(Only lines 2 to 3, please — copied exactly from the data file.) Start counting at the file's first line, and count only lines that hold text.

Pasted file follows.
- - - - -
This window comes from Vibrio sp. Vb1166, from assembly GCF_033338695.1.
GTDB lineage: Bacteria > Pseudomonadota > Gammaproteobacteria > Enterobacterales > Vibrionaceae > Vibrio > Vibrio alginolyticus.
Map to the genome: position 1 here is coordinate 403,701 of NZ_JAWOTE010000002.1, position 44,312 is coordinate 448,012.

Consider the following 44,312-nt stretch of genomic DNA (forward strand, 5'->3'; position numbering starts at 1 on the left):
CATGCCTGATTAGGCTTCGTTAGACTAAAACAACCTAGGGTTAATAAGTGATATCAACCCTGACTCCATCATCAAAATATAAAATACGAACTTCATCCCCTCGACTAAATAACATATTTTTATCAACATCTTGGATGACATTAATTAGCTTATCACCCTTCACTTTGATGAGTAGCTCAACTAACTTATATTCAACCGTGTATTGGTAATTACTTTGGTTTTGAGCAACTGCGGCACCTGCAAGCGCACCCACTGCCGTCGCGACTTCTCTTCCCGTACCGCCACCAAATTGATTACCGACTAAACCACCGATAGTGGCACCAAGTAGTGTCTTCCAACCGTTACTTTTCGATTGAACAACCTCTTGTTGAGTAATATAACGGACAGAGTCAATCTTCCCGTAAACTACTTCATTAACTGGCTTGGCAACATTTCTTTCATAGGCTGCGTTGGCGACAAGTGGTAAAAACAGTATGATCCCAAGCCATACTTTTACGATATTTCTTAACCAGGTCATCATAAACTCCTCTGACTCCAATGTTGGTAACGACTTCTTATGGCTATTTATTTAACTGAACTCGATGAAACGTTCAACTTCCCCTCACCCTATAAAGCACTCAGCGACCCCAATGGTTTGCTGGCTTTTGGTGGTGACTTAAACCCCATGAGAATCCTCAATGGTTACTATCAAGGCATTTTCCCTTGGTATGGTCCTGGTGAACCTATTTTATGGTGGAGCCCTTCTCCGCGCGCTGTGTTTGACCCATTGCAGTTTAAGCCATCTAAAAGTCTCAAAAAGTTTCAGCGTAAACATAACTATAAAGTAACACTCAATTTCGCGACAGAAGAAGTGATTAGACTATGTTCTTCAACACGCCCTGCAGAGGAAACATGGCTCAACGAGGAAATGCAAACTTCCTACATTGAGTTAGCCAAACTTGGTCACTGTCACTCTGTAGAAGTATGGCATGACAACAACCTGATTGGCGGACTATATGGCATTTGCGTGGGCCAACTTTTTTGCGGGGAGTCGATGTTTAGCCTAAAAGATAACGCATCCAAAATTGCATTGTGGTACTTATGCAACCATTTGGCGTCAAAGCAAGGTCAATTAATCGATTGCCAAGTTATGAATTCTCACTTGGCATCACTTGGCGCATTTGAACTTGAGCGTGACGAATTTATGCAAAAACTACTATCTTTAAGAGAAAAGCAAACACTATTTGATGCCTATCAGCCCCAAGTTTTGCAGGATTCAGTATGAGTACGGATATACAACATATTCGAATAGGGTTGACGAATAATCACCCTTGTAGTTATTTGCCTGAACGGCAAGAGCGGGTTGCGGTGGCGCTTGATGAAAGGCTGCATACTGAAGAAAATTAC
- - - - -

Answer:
GTDB lineage: Bacteria > Pseudomonadota > Gammaproteobacteria > Enterobacterales > Vibrionaceae > Vibrio > Vibrio alginolyticus.
Map to the genome: position 1 here is coordinate 403,701 of NZ_JAWOTE010000002.1, position 44,312 is coordinate 448,012.